Never fear! The HHSL librarians are alive and well and ready to serve you still!

This year we are piloting a service model where the librarians are largely “on call” – much like our resident and doctor patrons. If you need help from a librarian, please come to the 4th floor desk and the librarian on call will be happy to assist you. (It is not an inconvenience when a patron asks for help – it’s our job and we love to do it!)

You can also email, call, or chat with a librarian if you can’t come see us in the library.

 

LibrarianOnCall

Come and check out what we have on reserve!

Hirsh Library Scan and Borrow Event Going on Now! from Tufts HHSL on Vimeo.

 

I recently convinced myself that August is National Tomato Month. Possibly because I have spent the last several weeks gorging on the beautiful New England tomatoes making their way to the Boston farmers’ markets and local farm stands.

Imagine my dismay when I discovered that August celebrates many foodstuffs, including sandwiches, catfish, and peaches, but according to the University of Nebraska-Lincoln, National Fresh Tomato Day falls on April 6th.

Now, if you dragged yourself through many, many miserably damp days in March and April of 2014, you know for a fact that there was not a local, sun-ripened, fresh tomato to be found in Boston on April 6th. And I’m not the only person who thinks August is the time to celebrate the glorious tomato. Consider the world-famous, tomato-centric celebration known as La Tomatina in Buñol, a small Spanish town in Valencia that attracts over 30,000 people every August.

Courtesy Aaron Corey CC BY-NC-ND 2.0. https://www.flickr.com/photos/aaroncorey/38954571/

Courtesy Aaron Corey CC BY-NC-ND 2.0. https://www.flickr.com/photos/aaroncorey/38954571/

This is the perfect time to enjoy beautiful ripe tomatoes of all varieties. They are also a superfood, rich in Vitamin C and fiber, as well as beta-carotene and lycopene. Read more about the health benefits of eating tomatoes in the Tufts Health & Nutrition Letter.

If you’re looking for new ways to enjoy tomatoes, here are a few of my favorite recipes:

And of course, you can always just eat a perfectly ripe tomato all on its own, preferably over the kitchen sink.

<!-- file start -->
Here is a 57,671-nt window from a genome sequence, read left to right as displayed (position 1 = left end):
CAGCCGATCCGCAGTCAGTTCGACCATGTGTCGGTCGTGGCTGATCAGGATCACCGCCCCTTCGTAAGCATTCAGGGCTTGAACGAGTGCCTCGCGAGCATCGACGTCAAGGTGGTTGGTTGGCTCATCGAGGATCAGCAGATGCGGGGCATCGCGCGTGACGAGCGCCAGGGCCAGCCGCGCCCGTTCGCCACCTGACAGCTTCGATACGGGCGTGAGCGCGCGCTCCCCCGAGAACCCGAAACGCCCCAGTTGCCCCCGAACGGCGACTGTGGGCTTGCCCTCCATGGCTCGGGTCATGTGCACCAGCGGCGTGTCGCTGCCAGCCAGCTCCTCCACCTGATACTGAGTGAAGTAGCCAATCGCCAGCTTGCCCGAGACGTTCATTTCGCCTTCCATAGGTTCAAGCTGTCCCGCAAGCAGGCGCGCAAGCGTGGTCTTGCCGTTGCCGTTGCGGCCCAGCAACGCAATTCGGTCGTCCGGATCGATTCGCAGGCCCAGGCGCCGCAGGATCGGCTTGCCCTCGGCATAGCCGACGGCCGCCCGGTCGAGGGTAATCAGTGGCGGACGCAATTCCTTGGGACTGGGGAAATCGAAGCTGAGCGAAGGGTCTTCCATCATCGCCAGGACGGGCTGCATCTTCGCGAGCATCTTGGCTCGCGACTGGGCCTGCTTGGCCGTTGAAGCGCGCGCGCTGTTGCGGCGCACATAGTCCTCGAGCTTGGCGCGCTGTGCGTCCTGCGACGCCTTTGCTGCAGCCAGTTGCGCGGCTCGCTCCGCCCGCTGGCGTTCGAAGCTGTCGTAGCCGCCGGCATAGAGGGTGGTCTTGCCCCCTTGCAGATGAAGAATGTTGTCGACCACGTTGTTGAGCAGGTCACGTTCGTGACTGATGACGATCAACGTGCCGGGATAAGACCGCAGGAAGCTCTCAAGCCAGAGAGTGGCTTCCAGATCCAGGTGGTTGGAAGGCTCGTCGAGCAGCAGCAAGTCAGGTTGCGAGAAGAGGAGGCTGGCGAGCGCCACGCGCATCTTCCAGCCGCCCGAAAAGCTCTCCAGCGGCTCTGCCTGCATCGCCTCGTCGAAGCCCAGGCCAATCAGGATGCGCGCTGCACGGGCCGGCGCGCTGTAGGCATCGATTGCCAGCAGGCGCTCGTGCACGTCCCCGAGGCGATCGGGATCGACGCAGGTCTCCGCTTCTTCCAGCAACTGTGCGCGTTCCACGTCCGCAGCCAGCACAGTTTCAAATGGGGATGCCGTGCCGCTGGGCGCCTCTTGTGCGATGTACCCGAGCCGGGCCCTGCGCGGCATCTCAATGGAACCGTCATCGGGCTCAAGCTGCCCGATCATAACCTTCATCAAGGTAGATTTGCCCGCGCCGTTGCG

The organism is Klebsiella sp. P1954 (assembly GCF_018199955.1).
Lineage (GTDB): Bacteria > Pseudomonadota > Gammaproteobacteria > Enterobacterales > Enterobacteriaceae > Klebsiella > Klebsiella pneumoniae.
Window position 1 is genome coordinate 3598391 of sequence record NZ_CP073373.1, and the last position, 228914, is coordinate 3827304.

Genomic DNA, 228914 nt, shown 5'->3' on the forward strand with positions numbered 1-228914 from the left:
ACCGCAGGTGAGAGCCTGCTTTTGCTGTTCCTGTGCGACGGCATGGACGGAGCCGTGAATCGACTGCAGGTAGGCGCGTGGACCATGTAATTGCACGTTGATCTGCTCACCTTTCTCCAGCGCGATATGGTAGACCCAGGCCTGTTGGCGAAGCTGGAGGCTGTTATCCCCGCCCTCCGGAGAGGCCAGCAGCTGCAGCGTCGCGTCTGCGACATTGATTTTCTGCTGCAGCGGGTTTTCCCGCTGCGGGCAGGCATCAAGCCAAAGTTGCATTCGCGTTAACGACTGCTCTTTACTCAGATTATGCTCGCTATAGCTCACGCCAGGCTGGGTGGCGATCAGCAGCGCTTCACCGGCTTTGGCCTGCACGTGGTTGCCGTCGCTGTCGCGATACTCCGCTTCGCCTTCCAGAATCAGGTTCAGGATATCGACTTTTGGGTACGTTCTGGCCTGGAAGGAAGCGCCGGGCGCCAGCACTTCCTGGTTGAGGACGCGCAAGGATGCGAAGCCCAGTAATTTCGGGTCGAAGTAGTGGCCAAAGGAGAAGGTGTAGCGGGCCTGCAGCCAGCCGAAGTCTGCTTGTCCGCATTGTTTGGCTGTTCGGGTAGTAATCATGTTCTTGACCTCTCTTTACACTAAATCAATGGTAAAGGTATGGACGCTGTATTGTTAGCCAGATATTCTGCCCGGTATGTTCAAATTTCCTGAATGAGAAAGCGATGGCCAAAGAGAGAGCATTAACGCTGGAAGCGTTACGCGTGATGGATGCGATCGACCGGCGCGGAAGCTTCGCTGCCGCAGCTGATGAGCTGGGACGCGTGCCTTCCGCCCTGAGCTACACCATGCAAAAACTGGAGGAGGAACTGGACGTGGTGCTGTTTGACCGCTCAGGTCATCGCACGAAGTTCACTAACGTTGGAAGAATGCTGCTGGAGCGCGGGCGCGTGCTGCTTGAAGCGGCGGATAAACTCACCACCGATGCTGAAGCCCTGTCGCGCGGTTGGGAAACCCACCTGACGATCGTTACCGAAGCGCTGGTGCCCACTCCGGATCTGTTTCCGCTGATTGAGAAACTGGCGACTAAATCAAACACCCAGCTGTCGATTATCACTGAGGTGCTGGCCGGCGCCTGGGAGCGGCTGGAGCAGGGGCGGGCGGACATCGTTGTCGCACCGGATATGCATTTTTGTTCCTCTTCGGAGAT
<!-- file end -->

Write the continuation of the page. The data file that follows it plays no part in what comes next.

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This month’s Under10 Spotlight is a double feature! A combination of an adventurous mood (not preparing lunch in the evening) and oversleeping on two days led me to two spots: Momogoose, a food truck, and its sister restaurant Saté. Both are located near South Station and offer the same menu. Momogoose is at the intersection of Congress St and the Greenway, and Saté is in the Nonprofit Center on South St (right next to Al’s).

Momogoose

I’ve wanted to get lunch from one of the Dewey Square food trucks for months, but they are always dauntingly busy. The lines to order wind around the plaza and the group of people waiting for their orders to be ready is massive. I’ve noticed, though, that if you travel just a block further to where Congress St intersects the Greenway, the food trucks there have much shorter lines. I decided to head to Momogoose for my first food truck post.

Beef ramen from Momogoose

Momogoose offers ramen, pho, banh mi, and create-your-own rice or noodle bowls, with a variety of protein choices. Each dish is $6 and for $8 you can get a main dish, a beverage, and dumpling or crispy roll. I ordered ramen with beef, a crispy roll, and a lemonade (which cost an extra dollar but was worth it). The ramen’s thin noodles were a bit too al dente for my taste and the beef was a little dry, but the broth was flavorful with wonderfully crisp vegetables. The portion was generous and I had some left over. The bowls and lids they use are sturdy and basically spill proof, so it was easy to bring back to work with me.

SateTofu

Tofu ramen from Saté

When I went to Saté the following week, I decided to try the ramen again, but opted for tofu and got a dumpling instead of a crispy roll on the side. The noodles were more to my liking and the tofu was a better fit with the rest of the ingredients. My friend got a rice bowl with Korean BBQ chicken, which she enjoyed thoroughly.

Korean BBQ Chicken with brown rice

Korean BBQ Chicken with brown rice

I’m most impressed by the speed at both locations, as my meals were ready to take away by the time I finished paying. I don’t feel like this speed comes at the expense of quality. Neither location offers seating, as Momogoose is a truck and Saté is just a counter in a hallway, so they’d be good options if you need to grab something quickly to take back to the library.

Momogoose. Congress St and JFK/Surface Rd, Boston, MA. Monday-Friday 10:30am-2:30pm | Saté. 89 South St, Boston, MA. Monday-Friday 10:30am-2:30pm.  Both locations accept cash and credit cards. 

Have you braved the food truck lines? Do you have a suggestion for the next place we should try? Write to us!

Previous entries:

Al’s South Street Cafe | Chacarero | Pita Kabob